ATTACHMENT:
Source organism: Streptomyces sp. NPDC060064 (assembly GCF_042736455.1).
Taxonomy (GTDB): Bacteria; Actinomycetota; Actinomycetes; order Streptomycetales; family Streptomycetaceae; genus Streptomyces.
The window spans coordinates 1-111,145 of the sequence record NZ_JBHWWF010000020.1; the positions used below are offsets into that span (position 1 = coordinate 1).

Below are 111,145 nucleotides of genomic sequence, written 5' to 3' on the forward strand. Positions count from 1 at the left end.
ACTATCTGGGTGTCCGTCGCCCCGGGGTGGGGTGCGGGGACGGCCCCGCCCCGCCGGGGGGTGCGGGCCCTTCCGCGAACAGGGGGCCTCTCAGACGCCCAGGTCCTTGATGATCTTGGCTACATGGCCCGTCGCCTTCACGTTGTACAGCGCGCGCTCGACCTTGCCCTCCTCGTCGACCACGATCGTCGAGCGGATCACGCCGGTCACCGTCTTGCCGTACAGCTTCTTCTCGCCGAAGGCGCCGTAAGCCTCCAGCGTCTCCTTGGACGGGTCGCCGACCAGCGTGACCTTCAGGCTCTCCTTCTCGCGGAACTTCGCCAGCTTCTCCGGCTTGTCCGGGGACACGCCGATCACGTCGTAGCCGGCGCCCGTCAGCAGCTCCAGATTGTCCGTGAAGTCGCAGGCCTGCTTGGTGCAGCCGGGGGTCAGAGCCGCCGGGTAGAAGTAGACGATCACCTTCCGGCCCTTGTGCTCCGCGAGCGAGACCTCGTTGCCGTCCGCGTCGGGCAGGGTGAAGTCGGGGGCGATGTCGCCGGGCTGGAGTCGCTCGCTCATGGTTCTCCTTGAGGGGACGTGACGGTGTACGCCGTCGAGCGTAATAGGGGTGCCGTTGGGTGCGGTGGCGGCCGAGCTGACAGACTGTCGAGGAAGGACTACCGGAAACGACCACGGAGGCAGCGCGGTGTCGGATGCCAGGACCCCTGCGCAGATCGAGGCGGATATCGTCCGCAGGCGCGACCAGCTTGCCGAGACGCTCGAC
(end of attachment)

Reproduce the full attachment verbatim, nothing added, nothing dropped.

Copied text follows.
Source organism: Streptomyces sp. NPDC060064 (assembly GCF_042736455.1).
Taxonomy (GTDB): Bacteria; Actinomycetota; Actinomycetes; order Streptomycetales; family Streptomycetaceae; genus Streptomyces.
The window spans coordinates 1-111,145 of the sequence record NZ_JBHWWF010000020.1; the positions used below are offsets into that span (position 1 = coordinate 1).

Below are 111,145 nucleotides of genomic sequence, written 5' to 3' on the forward strand. Positions count from 1 at the left end.
ACTATCTGGGTGTCCGTCGCCCCGGGGTGGGGTGCGGGGACGGCCCCGCCCCGCCGGGGGGTGCGGGCCCTTCCGCGAACAGGGGGCCTCTCAGACGCCCAGGTCCTTGATGATCTTGGCTACATGGCCCGTCGCCTTCACGTTGTACAGCGCGCGCTCGACCTTGCCCTCCTCGTCGACCACGATCGTCGAGCGGATCACGCCGGTCACCGTCTTGCCGTACAGCTTCTTCTCGCCGAAGGCGCCGTAAGCCTCCAGCGTCTCCTTGGACGGGTCGCCGACCAGCGTGACCTTCAGGCTCTCCTTCTCGCGGAACTTCGCCAGCTTCTCCGGCTTGTCCGGGGACACGCCGATCACGTCGTAGCCGGCGCCCGTCAGCAGCTCCAGATTGTCCGTGAAGTCGCAGGCCTGCTTGGTGCAGCCGGGGGTCAGAGCCGCCGGGTAGAAGTAGACGATCACCTTCCGGCCCTTGTGCTCCGCGAGCGAGACCTCGTTGCCGTCCGCGTCGGGCAGGGTGAAGTCGGGGGCGATGTCGCCGGGCTGGAGTCGCTCGCTCATGGTTCTCCTTGAGGGGACGTGACGGTGTACGCCGTCGAGCGTAATAGGGGTGCCGTTGGGTGCGGTGGCGGCCGAGCTGACAGACTGTCGAGGAAGGACTACCGGAAACGACCACGGAGGCAGCGCGGTGTCGGATGCCAGGACCCCTGCGCAGATCGAGGCGGATATCGTCCGCAGGCGCGACCAGCTTGCCGAGACGCTCGAC